Granulocyte macrophage colony stimulating factor produced in lesioned peripheral nerves induces the up-regulation of cell surface expression of MAC-2 by macrophages and Schwann cells

Saada, A.; Reichert, F.; Rotshenker, S.

Journal of Cell Biology 133(1): 159-167

1996


ISSN/ISBN: 0021-9525
PMID: 8601605
DOI: 10.2307/1617526
Accession: 008743555

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Abstract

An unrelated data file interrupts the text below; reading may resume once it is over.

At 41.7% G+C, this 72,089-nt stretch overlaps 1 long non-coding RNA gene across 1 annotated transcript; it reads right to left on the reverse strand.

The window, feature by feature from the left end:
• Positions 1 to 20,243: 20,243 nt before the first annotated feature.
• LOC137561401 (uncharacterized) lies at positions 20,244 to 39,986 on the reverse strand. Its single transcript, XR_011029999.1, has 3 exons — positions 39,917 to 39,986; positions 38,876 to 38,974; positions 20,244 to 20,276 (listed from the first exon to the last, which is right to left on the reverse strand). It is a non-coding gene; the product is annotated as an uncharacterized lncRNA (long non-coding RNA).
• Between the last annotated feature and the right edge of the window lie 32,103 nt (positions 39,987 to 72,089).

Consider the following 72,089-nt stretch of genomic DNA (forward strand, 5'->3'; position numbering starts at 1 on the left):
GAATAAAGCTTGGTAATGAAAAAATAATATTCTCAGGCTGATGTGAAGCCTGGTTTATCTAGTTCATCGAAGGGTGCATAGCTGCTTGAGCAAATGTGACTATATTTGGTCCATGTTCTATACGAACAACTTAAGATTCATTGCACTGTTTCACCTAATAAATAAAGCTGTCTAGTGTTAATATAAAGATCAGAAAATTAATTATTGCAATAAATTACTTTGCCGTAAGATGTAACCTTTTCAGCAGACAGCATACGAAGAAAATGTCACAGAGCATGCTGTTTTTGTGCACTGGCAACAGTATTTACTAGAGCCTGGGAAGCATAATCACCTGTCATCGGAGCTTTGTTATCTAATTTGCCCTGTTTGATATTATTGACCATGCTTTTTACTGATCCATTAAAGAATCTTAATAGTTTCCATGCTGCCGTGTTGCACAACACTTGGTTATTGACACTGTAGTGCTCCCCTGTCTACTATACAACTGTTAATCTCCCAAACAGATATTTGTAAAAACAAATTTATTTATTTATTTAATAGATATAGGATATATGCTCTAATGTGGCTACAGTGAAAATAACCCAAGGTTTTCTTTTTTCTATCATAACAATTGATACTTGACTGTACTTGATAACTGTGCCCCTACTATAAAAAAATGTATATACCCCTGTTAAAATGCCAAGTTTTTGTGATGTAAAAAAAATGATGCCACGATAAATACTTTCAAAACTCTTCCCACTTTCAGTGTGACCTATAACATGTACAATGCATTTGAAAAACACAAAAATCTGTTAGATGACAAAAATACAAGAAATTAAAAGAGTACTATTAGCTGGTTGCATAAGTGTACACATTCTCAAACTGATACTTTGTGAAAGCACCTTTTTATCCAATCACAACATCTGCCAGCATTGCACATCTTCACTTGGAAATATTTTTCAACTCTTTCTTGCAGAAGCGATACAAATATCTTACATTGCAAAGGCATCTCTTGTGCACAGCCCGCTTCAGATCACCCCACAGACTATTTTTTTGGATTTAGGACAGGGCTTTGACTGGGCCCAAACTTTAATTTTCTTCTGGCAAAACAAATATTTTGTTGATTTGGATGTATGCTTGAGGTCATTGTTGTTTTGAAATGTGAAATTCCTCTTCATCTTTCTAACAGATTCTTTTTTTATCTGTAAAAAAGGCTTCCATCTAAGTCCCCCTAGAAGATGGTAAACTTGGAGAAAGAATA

Peripheral nerve injury is followed by Wallerian degeneration which is characterized by cellular and molecular events that turn the degenerating nerve into a tissue that supports nerve regeneration. One of these is the removal, by phagocytosis, of myelin that contains molecules which inhibit regeneration. We have recently documented that the scavenger macrophage and Schwann cells express the galactose-specific lectin MAC-2 which is significant to myelin phagocytosis. In the present study we provide evidence for a mechanism leading to the augmented expression of cell surface MAC-2. Nerve lesion causes nonneuronal cells, primarily fibroblasts, to produce the cytokine granulocyte macrophage-colony stimulating factor (GM-CSF). In turn, GM-CSF induces Schwann cells and macrophages to up-regulate surface expression of MAC-2. The proposed mechanism is based on the following novel observations. GM-CSF mRNA was detected by PCR in in vitro and in vivo degenerating nerves, but not in intact nerves. The GM-CSF molecule was detected by ELISA in medium conditioned by in vitro and in vivo degenerating peripheral nerves as of the 4th h after injury. GM-CSF activity was demonstrated by two independent bioassays, and repressed by activity blocking antibodies. Significant levels of GM-CSF were produced by nerve derived fibroblasts, but neither by Schwann cells nor by nerve derived macrophages. Mouse rGM-CSF enhanced MAC-2 production in nerve explants, and up-regulated cell surface expression of MAC-2 by Schwann cells and macrophages. Interleukin-1-beta up-regulated GM-CSF production thus suggesting that injury induced GM-CSF production may be mediated by interleukin-1-beta. Our findings highlight the fact that fibroblasts, by producing GM-CSF and thereby affecting macrophage and Schwann function, play a significant role in the cascade of molecular events and cellular interactions of Wallerian degeneration.